Ireland’s dynamic managerial duo got off to the best possible start last Friday night at the Aviva Stadium. Just as interest in the national football team was beginning to wane the FAI pulled not one, but two rabbits out of their magical hat.

O’Neill’s appointment and his subsequent appointment of one Roy Keane led to the meaningless friendly against Latvia become very meaningful indeed. Just as the FAI were seriously considering moving the match to the UCD Bowl, ticket sales began to suddenly pick up.

The word ‘positive’ isn’t something that one would usually associate with Irish football over the last number of years but it was the buzz word around Landsdowne Road last Friday. The players pressed, they passed, moved off the ball, always had options while in possession and crucially scored goals. More crucially perhaps, Wes Hoolahan started and played magnificently. Gliding past challenges and always looking to attack the opposition. You can’t help but think how much we missed out on him during Traps reign. We scored goals that we haven’t seen an Irish team score in a long time. It is still early days of course, but the team wasn’t reliant on set-pieces or Robbie Keane scoring from a flick on or a second ball. Last Friday we capitalised on the poor quality of the opposition, we caught them high up the pitch and then punished them. This is something that simply would not have happened under Trappatoni.

Straight from kick off it couldn’t have been clearer that our footballing style had changed. We’re not Spain, we’re Ireland and we know that, but surely there’s more to football than kicking it up the pitch and playing off scraps, especially against the Latvia’s of this world. On Friday last we were positive, and showed what we could do. Our first goal came from James McClean winning the ball on their 18-yard line; the ball broke to Robbie Keane who forced a corner. McClean won a flick on at the near post and Keane was on hand 6 yards out to claim his 62nd international goal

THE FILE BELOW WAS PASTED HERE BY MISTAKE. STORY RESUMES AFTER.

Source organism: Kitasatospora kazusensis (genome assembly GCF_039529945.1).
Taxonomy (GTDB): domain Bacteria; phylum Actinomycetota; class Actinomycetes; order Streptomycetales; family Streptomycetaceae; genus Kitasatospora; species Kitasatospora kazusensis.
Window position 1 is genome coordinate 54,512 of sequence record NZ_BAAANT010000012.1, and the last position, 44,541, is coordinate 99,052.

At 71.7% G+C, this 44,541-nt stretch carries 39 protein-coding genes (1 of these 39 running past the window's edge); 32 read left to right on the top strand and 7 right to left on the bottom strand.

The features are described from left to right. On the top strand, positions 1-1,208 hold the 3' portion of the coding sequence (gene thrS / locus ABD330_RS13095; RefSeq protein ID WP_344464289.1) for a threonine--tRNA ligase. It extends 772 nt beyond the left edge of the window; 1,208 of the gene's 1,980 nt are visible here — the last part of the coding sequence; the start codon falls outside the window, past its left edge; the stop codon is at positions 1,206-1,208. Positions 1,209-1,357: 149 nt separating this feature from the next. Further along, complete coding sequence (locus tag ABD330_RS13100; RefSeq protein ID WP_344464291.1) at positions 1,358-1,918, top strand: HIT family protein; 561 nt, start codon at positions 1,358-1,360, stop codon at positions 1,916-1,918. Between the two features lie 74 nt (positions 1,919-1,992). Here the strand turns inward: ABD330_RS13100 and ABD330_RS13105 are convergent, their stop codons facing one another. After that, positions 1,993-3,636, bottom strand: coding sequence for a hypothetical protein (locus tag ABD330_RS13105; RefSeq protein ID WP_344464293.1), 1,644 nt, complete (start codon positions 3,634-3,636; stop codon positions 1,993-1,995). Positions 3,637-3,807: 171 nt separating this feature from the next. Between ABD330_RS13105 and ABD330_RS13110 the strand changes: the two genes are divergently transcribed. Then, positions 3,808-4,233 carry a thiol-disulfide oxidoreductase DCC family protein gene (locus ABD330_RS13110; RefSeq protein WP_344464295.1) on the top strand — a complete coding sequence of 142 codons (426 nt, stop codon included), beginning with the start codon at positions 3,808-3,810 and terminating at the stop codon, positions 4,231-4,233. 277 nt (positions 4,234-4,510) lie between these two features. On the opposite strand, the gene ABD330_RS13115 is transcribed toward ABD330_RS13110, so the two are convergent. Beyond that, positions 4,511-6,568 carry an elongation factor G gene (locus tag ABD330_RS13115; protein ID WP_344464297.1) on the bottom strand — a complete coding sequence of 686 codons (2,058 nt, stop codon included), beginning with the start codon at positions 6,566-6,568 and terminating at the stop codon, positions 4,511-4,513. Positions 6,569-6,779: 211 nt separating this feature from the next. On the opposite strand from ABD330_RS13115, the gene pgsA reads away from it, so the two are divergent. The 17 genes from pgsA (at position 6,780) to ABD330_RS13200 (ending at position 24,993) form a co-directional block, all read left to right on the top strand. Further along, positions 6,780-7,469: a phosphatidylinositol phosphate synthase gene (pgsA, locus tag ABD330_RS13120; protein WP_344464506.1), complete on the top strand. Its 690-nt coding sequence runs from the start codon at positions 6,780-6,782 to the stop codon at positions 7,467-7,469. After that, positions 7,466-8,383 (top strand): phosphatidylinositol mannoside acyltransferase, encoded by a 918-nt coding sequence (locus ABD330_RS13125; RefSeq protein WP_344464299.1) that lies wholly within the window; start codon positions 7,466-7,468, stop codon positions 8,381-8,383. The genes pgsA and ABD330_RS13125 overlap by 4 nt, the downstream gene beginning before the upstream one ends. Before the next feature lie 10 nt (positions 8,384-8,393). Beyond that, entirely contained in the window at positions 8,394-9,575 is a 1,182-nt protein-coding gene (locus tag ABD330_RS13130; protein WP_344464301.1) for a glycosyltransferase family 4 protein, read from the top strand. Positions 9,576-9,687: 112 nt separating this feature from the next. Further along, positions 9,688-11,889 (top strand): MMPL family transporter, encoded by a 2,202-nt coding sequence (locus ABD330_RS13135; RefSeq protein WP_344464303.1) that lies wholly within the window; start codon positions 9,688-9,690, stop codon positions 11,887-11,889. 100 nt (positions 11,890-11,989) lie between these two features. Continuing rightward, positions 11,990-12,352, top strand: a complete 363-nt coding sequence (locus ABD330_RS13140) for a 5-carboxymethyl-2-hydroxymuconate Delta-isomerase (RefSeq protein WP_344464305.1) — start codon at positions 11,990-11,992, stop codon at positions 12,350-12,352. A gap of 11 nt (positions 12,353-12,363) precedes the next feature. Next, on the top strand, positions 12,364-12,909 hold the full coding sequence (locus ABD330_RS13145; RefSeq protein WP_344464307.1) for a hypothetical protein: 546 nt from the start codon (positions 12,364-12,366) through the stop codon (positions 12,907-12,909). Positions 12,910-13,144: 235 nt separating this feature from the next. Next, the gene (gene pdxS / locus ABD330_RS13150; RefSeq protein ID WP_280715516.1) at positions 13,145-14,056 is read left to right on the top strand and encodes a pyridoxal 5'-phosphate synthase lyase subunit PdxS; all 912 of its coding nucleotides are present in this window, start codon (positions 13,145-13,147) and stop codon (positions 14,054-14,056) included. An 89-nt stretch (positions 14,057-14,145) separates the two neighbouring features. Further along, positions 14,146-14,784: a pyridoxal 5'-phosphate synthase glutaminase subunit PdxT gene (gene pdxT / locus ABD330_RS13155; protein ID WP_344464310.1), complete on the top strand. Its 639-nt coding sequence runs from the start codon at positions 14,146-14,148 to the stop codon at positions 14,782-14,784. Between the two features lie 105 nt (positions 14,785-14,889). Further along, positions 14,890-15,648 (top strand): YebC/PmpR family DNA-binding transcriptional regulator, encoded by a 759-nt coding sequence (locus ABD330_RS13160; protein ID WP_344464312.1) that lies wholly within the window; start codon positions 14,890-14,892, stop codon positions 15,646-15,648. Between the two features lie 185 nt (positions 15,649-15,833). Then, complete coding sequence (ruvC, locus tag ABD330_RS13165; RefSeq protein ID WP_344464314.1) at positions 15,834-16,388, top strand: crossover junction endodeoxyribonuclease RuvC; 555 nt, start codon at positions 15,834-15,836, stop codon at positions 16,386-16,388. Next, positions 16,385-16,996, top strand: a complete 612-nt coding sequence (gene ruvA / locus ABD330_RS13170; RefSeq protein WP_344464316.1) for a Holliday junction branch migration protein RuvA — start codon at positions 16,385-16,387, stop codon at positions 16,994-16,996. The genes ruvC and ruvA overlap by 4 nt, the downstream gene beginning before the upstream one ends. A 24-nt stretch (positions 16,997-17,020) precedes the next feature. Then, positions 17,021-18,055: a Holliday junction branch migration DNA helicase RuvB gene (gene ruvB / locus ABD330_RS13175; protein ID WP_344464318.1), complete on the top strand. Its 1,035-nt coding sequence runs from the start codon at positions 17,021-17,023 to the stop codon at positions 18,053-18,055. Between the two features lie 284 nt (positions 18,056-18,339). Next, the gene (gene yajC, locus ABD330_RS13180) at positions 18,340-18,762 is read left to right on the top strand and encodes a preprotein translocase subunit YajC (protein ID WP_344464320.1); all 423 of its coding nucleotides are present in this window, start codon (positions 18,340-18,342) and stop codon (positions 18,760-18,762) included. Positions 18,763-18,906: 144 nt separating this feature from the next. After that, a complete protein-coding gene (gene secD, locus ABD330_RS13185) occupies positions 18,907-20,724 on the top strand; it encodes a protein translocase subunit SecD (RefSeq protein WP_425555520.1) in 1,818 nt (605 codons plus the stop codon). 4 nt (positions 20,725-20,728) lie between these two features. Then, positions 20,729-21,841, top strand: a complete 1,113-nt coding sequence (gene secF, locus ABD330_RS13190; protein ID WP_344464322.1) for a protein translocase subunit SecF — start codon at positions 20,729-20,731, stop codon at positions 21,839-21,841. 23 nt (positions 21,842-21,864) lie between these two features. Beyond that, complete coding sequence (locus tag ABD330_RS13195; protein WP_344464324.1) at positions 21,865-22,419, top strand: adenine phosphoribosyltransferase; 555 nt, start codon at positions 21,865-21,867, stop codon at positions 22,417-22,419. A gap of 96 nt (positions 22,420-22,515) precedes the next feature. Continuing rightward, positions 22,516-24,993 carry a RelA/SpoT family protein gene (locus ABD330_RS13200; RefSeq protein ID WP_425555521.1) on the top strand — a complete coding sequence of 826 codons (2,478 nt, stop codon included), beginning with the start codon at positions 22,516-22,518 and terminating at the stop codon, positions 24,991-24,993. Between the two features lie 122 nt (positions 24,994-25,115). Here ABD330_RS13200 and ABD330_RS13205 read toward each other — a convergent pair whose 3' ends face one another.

The second again arose from pressing high up the pitch. McClean supported by Whelan forced the error that broke to McGeady. His fine performance was capped off by drilling home from just outside the box. A number of substitutions followed after the lead had been extended to 2-0. Andy Reid, Shane Long and Jonathan Walters all entered the fray and all had a hand in the third and final goal. Reid sprayed the ball out to Walters with consummate ease with the outside of his left foot. Walters slipped in the superb Coleman who steamed up and down the line all night. He squared to Long, who tapped home for 3-0. A fine goal that iced the cake of a professional performance.  21 attempts, 10 on target, Latvia didn’t once trouble Westwood in goal. We dominated this game. It was a nothing friendly against a poor side but you can only beat what’s put in front of you.

These are the games Ireland have struggled in, the ones we are expected to control and win comfortably. The last campaign aside, we’ve usually been able to lift ourselves come these big games. Get big points away and the odd win at home, the ‘easier’ games are usually the ones which tend to trip us up. Come Tuesday night in Poland things could dramatically change. As it stands, following a comprehensive, positive performance things can only get better from here. All aboard the O’Neill/Keane reign.